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FERNDALE – As the names and stories of transgender murder victims cycled on video screens at each end of the room, over a hundred people mourned together in the Metropolitan Community Church of Detroit’s ninth annual Transgender Day of Remembrance Service and Candlelight Vigil on Nov. 20. They held hands for an opening prayer given by Rev. Mark Bidwell to remember the people who have died because of transphobia so that “parents, children, spouses, friends and each of us are connected to them – somehow, some way.”
This year alone there have been over 118 reported murders of trans people world wide, including local Foxy Ivy, who was shot in the back of the head in Detroit on May 25. People listened in silence as the names of over 300 victims from the past 30 years and their tragic stories were read by Jessica Manko and Tina Seitz. Some of the crimes were so horrific that it brought audience members to tears.
Several speakers shed light on the problem of violence and discrimination against trans people. Michelle Fox-Phillips of Transgender Detroit read a statement from the family of Angie Zapata, who was murdered in 2008. Earlier this year, Zapata’s killer was the first person convicted under a gender identity-inclusive hate crimes statute. The conviction was a victory for those in the trans community, but also a somber reminder of the work left to be done to protect transpeople from harm.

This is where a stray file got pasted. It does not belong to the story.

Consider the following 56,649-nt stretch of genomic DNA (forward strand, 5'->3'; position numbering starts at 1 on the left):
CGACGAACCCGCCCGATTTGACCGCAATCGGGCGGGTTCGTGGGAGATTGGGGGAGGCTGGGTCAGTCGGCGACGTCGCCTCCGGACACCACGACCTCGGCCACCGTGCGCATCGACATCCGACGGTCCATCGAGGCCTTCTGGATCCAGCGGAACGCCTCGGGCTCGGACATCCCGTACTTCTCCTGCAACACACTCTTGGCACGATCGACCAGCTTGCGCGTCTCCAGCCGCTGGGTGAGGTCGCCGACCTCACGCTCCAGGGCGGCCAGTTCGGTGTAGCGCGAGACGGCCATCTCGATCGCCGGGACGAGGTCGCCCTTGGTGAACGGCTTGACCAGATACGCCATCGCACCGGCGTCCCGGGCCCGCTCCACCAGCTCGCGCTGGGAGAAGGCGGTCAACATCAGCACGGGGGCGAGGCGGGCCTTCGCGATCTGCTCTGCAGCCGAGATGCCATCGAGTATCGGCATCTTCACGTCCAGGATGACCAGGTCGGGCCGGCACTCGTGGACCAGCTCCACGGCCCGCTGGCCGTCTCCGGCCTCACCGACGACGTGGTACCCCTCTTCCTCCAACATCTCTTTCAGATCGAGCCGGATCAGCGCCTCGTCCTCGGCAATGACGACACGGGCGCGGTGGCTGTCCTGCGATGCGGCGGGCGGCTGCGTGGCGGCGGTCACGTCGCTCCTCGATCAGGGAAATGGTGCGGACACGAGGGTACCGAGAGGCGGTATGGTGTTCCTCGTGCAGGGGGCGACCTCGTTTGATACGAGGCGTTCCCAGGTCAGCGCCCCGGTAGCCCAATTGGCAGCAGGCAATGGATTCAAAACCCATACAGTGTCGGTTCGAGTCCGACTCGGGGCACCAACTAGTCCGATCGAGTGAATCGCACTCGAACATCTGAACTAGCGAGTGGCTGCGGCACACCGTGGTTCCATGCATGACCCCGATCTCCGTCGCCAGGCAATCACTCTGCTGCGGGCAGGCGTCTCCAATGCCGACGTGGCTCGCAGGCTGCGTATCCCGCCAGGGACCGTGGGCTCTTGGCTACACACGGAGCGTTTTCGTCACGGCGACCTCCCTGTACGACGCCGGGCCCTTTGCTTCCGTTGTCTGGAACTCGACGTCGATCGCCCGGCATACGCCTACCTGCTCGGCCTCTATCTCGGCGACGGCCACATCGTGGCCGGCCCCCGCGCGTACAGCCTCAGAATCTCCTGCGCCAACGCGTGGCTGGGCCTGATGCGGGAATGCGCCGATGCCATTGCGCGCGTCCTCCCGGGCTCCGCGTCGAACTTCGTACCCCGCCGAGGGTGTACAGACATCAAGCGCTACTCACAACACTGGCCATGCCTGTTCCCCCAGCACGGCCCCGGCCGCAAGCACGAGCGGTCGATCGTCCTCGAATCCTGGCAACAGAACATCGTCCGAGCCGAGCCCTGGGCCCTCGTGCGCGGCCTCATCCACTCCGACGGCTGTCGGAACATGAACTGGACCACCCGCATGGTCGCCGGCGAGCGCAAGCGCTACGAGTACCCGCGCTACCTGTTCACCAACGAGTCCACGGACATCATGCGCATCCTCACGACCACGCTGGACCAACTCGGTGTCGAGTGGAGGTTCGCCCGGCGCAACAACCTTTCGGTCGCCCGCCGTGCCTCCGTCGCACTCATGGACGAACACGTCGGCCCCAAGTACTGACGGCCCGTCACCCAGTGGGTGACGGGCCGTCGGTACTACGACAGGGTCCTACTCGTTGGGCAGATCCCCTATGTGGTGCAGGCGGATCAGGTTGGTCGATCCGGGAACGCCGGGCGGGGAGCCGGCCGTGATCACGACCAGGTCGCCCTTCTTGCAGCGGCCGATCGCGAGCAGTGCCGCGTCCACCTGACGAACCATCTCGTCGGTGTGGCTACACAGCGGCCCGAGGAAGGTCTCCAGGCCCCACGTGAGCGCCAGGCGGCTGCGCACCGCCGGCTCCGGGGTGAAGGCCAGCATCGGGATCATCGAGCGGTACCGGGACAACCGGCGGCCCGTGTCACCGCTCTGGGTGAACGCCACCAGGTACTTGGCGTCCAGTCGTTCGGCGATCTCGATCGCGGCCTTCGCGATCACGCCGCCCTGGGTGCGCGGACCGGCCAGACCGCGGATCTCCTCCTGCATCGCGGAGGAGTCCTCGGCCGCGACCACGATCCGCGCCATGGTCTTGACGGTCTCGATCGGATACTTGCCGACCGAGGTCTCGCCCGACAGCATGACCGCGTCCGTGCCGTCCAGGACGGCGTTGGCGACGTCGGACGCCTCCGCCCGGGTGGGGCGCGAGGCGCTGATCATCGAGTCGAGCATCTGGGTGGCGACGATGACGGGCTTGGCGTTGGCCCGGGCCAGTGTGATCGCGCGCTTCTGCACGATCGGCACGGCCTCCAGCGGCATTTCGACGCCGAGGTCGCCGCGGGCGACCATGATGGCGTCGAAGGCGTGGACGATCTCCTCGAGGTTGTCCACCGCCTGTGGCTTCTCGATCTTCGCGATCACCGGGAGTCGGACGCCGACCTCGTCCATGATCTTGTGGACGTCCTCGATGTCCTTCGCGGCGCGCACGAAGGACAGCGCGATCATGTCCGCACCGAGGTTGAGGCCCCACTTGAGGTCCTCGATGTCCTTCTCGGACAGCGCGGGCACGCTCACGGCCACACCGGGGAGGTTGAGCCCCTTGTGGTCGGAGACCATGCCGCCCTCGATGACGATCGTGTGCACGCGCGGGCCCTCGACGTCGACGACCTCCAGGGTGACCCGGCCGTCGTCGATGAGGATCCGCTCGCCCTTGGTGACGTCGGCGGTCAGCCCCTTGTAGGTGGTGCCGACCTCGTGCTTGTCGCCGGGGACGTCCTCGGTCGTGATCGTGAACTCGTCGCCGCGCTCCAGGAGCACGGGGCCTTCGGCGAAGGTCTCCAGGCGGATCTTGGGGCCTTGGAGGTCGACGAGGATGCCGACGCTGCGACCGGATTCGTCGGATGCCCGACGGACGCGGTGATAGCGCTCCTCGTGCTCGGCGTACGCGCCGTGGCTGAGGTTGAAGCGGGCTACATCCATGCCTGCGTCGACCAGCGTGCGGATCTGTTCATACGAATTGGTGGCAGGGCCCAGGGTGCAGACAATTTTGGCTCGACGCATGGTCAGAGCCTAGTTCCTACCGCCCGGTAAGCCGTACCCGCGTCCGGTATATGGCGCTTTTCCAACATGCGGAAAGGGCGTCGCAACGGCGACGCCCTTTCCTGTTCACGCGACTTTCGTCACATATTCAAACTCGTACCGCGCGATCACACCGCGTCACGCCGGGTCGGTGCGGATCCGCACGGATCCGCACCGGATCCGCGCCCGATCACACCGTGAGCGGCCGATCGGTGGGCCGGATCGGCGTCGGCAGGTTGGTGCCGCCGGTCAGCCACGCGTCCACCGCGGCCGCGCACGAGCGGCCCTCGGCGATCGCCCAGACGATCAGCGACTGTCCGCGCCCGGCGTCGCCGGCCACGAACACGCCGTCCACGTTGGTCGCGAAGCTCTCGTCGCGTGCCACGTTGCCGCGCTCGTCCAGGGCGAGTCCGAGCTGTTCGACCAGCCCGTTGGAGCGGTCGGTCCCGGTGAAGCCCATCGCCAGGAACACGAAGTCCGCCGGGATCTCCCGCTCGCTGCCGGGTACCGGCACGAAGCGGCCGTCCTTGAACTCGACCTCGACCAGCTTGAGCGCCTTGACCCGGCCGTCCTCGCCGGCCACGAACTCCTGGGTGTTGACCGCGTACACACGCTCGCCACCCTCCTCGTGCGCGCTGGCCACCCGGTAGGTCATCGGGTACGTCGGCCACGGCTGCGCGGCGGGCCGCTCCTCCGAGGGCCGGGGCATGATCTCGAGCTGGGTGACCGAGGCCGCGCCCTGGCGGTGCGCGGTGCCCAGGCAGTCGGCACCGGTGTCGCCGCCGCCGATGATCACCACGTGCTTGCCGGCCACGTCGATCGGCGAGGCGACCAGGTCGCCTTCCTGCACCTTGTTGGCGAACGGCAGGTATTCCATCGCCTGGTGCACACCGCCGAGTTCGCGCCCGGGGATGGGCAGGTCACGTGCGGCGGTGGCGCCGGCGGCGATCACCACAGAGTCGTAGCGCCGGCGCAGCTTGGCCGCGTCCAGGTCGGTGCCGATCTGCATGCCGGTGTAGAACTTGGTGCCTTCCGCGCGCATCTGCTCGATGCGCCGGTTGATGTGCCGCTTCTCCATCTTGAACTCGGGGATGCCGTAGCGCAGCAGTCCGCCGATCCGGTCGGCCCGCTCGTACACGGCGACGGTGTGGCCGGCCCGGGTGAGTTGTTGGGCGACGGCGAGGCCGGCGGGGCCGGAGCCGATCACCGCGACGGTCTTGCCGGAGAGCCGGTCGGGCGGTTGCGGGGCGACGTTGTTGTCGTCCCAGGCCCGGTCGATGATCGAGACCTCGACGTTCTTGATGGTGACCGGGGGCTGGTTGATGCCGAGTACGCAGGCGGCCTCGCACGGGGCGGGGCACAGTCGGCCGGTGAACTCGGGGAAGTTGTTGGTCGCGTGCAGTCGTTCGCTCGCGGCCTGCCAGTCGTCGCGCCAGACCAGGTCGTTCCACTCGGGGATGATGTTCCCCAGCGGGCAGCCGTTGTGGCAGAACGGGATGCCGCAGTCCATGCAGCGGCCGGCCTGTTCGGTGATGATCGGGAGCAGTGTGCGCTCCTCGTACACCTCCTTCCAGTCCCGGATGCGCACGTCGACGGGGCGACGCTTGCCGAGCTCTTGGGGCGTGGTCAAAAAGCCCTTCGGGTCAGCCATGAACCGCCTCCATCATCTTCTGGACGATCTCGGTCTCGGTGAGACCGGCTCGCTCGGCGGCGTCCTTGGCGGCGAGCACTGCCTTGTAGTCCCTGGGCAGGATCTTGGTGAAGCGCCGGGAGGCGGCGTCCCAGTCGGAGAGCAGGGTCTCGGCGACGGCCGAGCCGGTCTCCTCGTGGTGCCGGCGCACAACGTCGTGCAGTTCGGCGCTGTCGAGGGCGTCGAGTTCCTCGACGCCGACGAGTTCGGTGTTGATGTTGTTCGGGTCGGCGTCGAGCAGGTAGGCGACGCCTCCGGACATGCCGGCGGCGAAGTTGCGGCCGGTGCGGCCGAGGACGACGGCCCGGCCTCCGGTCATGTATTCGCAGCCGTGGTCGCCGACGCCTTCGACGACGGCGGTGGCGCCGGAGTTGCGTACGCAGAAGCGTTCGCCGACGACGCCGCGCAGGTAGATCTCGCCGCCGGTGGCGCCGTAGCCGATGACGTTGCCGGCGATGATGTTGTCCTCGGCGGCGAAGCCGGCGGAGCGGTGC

“Every day and night my mother has to deal with the experience of having to bury a child,” she read. “A part of the family was stolen from us.”
Brooke Adams, secretary of the board for KICK – the agency for LGBT African-Americans, spoke about her involvement with the planning of this year’s Day of Remembrance event, and how much she had to learn about trans people. “I learned that trans people face employment discrimination at every step of the process,” she said. “I learned that trans people can be denied health care. … I learned that for trans people, something as basic of a human need as going to the bathroom can be a dangerous situation.”
Adams said she was also shocked to learn that a transgender person has a 1 in 12 chance of being murdered, while a non-trans person has a 1 in 18,000 chance. She spoke about the prosecution in the Zapata case, and about how this year President Obama signed the first Federal Hate Crimes bill that included gender identity protection.
Rev. Rick Beatie of Renaissance Unity Church also read a proclamation by Michigan Governor Jennifer Granholm naming Nov. 20 Transgender Day of Remembrance in Michigan in honor of the citizens that have lost their lives due to hate crimes. “Transgender Day of Remembrance serves as a way to publicly mourn and recognize more than 300 individuals around the world who, since 1970, lost their lives and might otherwise be forgotten.” The proclamation goes on to say “Whereas, transgender people, who often are undeservedly maligned and misunderstood, contribute greatly to our state’s rich diversity and prosperity.” It also recognized the creation of Transgender Michigan by Rachel Crandall in 1997.
The event raised $320 for the Ruth Ellis Center and Truth Fellowship Chruch, and plaques in remembrance of six Michigan victims were presented to Triangle Foundation, Affirmations LGBT community center and The Ruth Ellis Center.